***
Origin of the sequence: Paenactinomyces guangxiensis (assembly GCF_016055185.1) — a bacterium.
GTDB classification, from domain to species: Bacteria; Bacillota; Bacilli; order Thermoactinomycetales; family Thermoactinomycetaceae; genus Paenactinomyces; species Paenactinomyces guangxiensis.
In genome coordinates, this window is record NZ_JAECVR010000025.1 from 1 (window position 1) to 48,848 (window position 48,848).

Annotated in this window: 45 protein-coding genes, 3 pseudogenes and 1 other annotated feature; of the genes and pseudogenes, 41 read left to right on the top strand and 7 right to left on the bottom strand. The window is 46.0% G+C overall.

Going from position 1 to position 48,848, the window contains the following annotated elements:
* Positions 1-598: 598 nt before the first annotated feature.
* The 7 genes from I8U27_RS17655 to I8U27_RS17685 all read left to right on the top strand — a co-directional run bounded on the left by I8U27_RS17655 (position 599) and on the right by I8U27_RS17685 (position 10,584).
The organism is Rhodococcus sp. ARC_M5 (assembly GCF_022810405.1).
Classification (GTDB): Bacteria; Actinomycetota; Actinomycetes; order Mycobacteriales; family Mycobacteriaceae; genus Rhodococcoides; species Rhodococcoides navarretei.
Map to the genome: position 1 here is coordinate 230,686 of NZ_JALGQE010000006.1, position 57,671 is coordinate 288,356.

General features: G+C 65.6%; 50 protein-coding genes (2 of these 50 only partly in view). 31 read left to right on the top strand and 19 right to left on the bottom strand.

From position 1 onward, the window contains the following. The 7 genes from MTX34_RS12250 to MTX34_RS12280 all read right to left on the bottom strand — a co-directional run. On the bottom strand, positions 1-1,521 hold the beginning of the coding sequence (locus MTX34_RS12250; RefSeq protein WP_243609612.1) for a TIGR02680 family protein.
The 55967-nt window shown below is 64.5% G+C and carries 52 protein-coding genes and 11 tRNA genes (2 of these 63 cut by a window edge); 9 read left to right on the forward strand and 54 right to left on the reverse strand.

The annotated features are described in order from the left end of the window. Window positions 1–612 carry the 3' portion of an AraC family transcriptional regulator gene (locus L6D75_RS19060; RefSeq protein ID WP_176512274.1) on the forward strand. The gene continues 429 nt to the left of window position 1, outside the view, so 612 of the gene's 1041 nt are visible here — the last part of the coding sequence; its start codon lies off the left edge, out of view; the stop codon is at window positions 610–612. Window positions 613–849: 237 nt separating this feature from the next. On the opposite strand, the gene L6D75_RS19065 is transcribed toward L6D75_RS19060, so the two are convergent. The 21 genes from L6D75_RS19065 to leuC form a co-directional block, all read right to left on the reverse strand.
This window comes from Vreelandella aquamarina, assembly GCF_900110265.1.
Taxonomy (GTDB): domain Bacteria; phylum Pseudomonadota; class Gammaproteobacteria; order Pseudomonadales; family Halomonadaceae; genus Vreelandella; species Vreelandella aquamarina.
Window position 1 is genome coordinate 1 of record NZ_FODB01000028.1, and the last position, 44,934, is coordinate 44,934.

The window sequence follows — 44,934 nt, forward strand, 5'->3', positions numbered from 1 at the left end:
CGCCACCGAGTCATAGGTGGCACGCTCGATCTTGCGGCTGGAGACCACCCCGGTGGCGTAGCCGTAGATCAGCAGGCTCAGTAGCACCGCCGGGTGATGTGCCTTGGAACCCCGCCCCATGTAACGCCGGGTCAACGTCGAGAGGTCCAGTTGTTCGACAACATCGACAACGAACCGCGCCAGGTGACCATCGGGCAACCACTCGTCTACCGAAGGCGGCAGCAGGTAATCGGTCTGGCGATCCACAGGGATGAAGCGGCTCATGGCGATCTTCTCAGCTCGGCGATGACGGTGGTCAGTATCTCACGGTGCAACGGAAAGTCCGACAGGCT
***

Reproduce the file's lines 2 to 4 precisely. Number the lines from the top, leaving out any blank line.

GTDB classification, from domain to species: Bacteria; Bacillota; Bacilli; order Thermoactinomycetales; family Thermoactinomycetaceae; genus Paenactinomyces; species Paenactinomyces guangxiensis.
In genome coordinates, this window is record NZ_JAECVR010000025.1 from 1 (window position 1) to 48,848 (window position 48,848).

Annotated in this window: 45 protein-coding genes, 3 pseudogenes and 1 other annotated feature; of the genes and pseudogenes, 41 read left to right on the top strand and 7 right to left on the bottom strand. The window is 46.0% G+C overall.